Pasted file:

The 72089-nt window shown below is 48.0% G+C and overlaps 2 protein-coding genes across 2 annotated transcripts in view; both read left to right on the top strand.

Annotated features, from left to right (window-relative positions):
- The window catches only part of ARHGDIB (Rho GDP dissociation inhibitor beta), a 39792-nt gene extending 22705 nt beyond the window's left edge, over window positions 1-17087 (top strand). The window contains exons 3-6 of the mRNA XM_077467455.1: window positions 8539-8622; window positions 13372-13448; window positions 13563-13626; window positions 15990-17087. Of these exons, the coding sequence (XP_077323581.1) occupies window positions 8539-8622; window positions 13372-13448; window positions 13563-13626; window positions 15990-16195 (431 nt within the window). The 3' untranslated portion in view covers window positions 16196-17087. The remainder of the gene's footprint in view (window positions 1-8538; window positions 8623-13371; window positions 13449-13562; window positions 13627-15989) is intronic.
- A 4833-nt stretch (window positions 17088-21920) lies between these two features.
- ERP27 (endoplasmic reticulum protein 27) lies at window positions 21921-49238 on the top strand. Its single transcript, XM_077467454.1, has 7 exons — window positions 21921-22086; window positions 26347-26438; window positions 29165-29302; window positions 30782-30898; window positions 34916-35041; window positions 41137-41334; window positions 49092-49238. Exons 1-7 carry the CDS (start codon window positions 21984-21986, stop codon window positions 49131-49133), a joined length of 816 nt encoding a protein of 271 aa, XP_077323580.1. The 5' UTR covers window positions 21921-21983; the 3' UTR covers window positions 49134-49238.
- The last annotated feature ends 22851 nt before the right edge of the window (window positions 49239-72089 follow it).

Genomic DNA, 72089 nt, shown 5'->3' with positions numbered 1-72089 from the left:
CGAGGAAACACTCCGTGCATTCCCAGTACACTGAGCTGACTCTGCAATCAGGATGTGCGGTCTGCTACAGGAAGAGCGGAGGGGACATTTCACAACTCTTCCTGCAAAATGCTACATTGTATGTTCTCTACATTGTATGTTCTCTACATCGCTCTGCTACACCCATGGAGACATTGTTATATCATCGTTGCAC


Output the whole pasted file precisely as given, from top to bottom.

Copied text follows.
The 72089-nt window shown below is 48.0% G+C and overlaps 2 protein-coding genes across 2 annotated transcripts in view; both read left to right on the top strand.

Annotated features, from left to right (window-relative positions):
- The window catches only part of ARHGDIB (Rho GDP dissociation inhibitor beta), a 39792-nt gene extending 22705 nt beyond the window's left edge, over window positions 1-17087 (top strand). The window contains exons 3-6 of the mRNA XM_077467455.1: window positions 8539-8622; window positions 13372-13448; window positions 13563-13626; window positions 15990-17087. Of these exons, the coding sequence (XP_077323581.1) occupies window positions 8539-8622; window positions 13372-13448; window positions 13563-13626; window positions 15990-16195 (431 nt within the window). The 3' untranslated portion in view covers window positions 16196-17087. The remainder of the gene's footprint in view (window positions 1-8538; window positions 8623-13371; window positions 13449-13562; window positions 13627-15989) is intronic.
- A 4833-nt stretch (window positions 17088-21920) lies between these two features.
- ERP27 (endoplasmic reticulum protein 27) lies at window positions 21921-49238 on the top strand. Its single transcript, XM_077467454.1, has 7 exons — window positions 21921-22086; window positions 26347-26438; window positions 29165-29302; window positions 30782-30898; window positions 34916-35041; window positions 41137-41334; window positions 49092-49238. Exons 1-7 carry the CDS (start codon window positions 21984-21986, stop codon window positions 49131-49133), a joined length of 816 nt encoding a protein of 271 aa, XP_077323580.1. The 5' UTR covers window positions 21921-21983; the 3' UTR covers window positions 49134-49238.
- The last annotated feature ends 22851 nt before the right edge of the window (window positions 49239-72089 follow it).

Genomic DNA, 72089 nt, shown 5'->3' with positions numbered 1-72089 from the left:
CGAGGAAACACTCCGTGCATTCCCAGTACACTGAGCTGACTCTGCAATCAGGATGTGCGGTCTGCTACAGGAAGAGCGGAGGGGACATTTCACAACTCTTCCTGCAAAATGCTACATTGTATGTTCTCTACATTGTATGTTCTCTACATCGCTCTGCTACACCCATGGAGACATTGTTATATCATCGTTGCAC